As for "Girls," Blanchett claims it's one of her "all-time favorite shows," and if there's a single "Blue Jasmine" scene that typifies both texts' melancholic humor, it's the one in which Jasmine is sitting across a table from Ginger's sons in a restaurant. Looking drunk and bedraggled, and getting grilled by the kids about the rumors they've heard from their mom, Jasmine is spilling her guts about Prozac and electro-shock therapy. The scene is a riot if only for the looks on the kids' faces, but it's also terribly unfortunate, as it soon becomes clear that Jasmine, who could easily be swapped out for Hannah, has less emotional maturity than her preteen nephews. At last, Jasmine levels with the boys, confessing, "There's only so many traumas a person can withstand before they take to the streets and start screaming." Or, ya know, jab their eardrums with Q-Tips.

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7 Comments

  • jasmine | July 30, 2013 2:16 AMReply

    Its a nice movie..

    watch Blue Jasmine online

  • Lily Hound | July 29, 2013 11:48 PMReply

    Author R. Kurt Osenlund seems a bit obsessed with "maturity," as though he has an axe to grind. Not much of a review. I will, nonetheless, look forward to seeing Woody Allen's new film. Have been waiting for months, actually.

  • R. Kurt Osenlund | July 30, 2013 10:45 AM

    Hi Lily,
    Thanks for reading. You might be onto something in saying that I'm obsessed with issues of maturity, but I don't think I have an axe to grind, as that would imply I have an agenda against someone or something. Also, this is not a review. As for BLANCHETT's quote—funny, I thought that is what I wrote about...

  • Lily Hound | July 29, 2013 11:59 PM

    p.s.

    I like this quote from Blanchette... "Even though ['Blue Jasmine'] can seem like the demise or fall from grace of a privileged little rich girl, there's a lot of people who've had a fantasy of what it means to live in America, and that has been blown apart in the last couple of years... So I think there's a lot to relate to for people of all ages, who've had to reshape their economic circumstances in ways forced upon them. They've had to really look at who they are, and what their aspirations are, and what they want, and how they're going to pit themselves against the world now."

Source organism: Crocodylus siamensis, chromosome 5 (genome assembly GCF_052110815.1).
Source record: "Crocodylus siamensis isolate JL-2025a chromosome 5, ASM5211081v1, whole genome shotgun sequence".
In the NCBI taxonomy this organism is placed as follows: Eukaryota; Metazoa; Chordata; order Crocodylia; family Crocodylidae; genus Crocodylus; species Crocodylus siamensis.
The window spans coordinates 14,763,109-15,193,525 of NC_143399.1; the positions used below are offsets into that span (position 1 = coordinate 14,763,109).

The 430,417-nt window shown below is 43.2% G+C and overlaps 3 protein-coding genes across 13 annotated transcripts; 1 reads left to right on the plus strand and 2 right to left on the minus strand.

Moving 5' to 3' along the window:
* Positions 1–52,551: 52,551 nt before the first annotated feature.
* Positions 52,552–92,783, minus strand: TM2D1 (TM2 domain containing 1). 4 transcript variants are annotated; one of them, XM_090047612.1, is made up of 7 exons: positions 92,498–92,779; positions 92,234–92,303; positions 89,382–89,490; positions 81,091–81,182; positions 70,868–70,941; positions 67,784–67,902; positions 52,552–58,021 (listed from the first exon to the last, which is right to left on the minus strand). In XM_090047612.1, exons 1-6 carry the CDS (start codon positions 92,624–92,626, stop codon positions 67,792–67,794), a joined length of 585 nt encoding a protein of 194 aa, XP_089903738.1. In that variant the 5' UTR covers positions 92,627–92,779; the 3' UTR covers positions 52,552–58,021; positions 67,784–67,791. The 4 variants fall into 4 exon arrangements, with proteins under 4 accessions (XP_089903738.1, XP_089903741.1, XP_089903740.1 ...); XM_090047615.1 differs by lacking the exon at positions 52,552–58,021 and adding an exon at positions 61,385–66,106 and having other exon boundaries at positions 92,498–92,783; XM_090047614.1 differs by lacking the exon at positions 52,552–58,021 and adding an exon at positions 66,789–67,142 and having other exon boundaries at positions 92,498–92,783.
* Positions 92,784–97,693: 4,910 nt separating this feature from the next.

This would be worth writing about...

  • Paul | July 29, 2013 3:05 PMReply

    This article strains hard to compare two dramatically different talents, from the trivial (Lena Dunham) to the legendary (Woody Allen). It's not even close.

  • R. Kurt Osenlund | July 30, 2013 10:44 AM

    Hey Paul,
    Here's hoping you saw “Blue Jasmine” before coming to this conclusion. As observed, the antiheroines and their circumstances have a great many similarities, and what I've explored here really has nothing to do with one writer/artist being better or worse than the other. Given the results, it really wouldn't matter if the two women were dreamt up by J.K. Rowling and Dr. Seuss. Their parallels, and what they both reflect about today's society, hold up. And while I don't mean to sound at all pompous, apart from my carpal tunnel acting up, I can comfortably say there was really no strain involved here. This article basically wrote itself.

  • Joe Strong | July 27, 2013 9:30 AMReply

    Good article. I can't wait to see this, Blanchett has been away from screen roles like this for far too long - she is pretty much the only actress of her generation who still has the insatiable ability to produce performances like you've described. Here's to hoping that she keeps getting the recognition and respect she deserves not just for her craft but for her commitment to class acting on and off screen.